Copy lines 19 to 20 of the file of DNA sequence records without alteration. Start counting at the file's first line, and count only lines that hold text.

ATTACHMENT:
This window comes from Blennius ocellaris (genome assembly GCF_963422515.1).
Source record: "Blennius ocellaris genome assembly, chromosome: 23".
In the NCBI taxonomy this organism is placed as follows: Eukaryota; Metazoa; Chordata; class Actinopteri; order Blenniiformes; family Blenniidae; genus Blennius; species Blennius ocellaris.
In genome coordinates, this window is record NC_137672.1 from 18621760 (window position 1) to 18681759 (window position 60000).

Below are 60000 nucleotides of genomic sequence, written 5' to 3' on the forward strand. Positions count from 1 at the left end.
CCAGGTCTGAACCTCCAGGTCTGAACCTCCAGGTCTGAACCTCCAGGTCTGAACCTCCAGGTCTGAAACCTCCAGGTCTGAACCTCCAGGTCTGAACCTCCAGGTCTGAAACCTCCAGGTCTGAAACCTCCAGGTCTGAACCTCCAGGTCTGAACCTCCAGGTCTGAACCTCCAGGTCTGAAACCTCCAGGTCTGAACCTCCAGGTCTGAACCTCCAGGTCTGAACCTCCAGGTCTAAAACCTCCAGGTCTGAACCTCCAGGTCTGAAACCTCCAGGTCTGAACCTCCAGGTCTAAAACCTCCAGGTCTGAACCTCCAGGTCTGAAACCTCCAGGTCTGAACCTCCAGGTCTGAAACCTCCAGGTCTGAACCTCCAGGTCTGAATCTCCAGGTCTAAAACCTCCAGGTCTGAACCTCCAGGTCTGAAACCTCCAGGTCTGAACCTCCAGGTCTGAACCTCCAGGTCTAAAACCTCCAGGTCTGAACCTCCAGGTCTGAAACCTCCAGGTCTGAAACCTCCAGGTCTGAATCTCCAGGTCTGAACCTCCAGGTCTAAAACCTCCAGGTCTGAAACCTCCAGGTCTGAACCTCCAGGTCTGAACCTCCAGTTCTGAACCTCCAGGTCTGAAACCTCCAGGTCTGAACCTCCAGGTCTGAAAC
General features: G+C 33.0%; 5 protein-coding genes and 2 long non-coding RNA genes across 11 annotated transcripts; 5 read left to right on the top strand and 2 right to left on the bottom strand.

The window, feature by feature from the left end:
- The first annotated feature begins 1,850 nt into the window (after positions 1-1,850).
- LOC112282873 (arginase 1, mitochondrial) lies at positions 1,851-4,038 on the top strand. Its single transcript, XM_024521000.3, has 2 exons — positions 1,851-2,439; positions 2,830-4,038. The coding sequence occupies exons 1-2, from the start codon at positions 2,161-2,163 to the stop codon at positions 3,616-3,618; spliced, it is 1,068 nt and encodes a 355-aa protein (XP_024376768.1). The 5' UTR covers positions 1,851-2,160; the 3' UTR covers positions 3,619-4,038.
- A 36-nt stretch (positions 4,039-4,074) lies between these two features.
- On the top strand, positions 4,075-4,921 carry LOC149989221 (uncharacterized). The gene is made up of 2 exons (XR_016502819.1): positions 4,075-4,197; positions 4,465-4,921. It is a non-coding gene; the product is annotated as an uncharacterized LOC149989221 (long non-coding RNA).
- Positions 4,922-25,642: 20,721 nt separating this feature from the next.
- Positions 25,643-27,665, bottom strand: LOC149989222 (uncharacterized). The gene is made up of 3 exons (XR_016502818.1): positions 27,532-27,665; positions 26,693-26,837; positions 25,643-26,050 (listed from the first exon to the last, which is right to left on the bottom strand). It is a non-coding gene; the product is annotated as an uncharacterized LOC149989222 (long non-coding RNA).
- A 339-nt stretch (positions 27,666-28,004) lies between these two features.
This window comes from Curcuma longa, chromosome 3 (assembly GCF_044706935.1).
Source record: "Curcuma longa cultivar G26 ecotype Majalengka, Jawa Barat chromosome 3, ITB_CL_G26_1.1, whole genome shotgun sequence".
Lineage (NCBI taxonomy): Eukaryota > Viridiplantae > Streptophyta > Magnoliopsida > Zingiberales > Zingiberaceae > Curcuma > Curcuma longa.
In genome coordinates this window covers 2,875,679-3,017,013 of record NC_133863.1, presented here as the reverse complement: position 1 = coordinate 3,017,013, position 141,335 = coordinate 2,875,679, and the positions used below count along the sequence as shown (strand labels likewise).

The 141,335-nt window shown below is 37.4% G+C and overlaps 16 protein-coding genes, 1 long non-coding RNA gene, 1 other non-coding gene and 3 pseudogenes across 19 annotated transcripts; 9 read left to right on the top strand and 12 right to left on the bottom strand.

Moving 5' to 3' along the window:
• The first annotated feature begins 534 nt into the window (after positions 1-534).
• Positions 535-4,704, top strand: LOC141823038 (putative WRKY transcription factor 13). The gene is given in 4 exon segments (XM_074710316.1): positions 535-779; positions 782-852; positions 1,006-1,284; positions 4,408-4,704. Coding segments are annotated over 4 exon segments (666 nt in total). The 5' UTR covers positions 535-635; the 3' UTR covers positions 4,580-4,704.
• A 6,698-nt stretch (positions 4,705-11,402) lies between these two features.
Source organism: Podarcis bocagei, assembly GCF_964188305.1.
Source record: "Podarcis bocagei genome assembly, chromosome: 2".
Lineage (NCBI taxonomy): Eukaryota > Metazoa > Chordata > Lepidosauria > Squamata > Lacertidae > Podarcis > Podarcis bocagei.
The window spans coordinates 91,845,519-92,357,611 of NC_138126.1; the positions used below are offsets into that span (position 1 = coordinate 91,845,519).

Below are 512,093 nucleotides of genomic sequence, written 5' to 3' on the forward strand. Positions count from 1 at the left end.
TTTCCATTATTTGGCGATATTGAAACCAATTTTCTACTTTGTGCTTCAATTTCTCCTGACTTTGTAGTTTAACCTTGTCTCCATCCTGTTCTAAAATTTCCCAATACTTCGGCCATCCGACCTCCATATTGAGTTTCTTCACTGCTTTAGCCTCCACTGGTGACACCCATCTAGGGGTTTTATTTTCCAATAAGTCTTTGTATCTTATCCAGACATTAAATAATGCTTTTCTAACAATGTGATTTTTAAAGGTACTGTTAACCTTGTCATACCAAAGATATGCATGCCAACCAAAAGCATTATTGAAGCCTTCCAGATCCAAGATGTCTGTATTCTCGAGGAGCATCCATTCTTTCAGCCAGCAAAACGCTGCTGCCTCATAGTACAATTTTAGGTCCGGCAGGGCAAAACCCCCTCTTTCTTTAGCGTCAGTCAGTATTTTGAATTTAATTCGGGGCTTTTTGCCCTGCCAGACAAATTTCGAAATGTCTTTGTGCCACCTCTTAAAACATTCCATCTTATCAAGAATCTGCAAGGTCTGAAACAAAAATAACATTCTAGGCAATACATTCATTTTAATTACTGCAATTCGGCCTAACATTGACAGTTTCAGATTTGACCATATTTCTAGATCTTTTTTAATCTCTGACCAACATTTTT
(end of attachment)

In genome coordinates this window covers 2,875,679-3,017,013 of record NC_133863.1, presented here as the reverse complement: position 1 = coordinate 3,017,013, position 141,335 = coordinate 2,875,679, and the positions used below count along the sequence as shown (strand labels likewise).

The 141,335-nt window shown below is 37.4% G+C and overlaps 16 protein-coding genes, 1 long non-coding RNA gene, 1 other non-coding gene and 3 pseudogenes across 19 annotated transcripts; 9 read left to right on the top strand and 12 right to left on the bottom strand.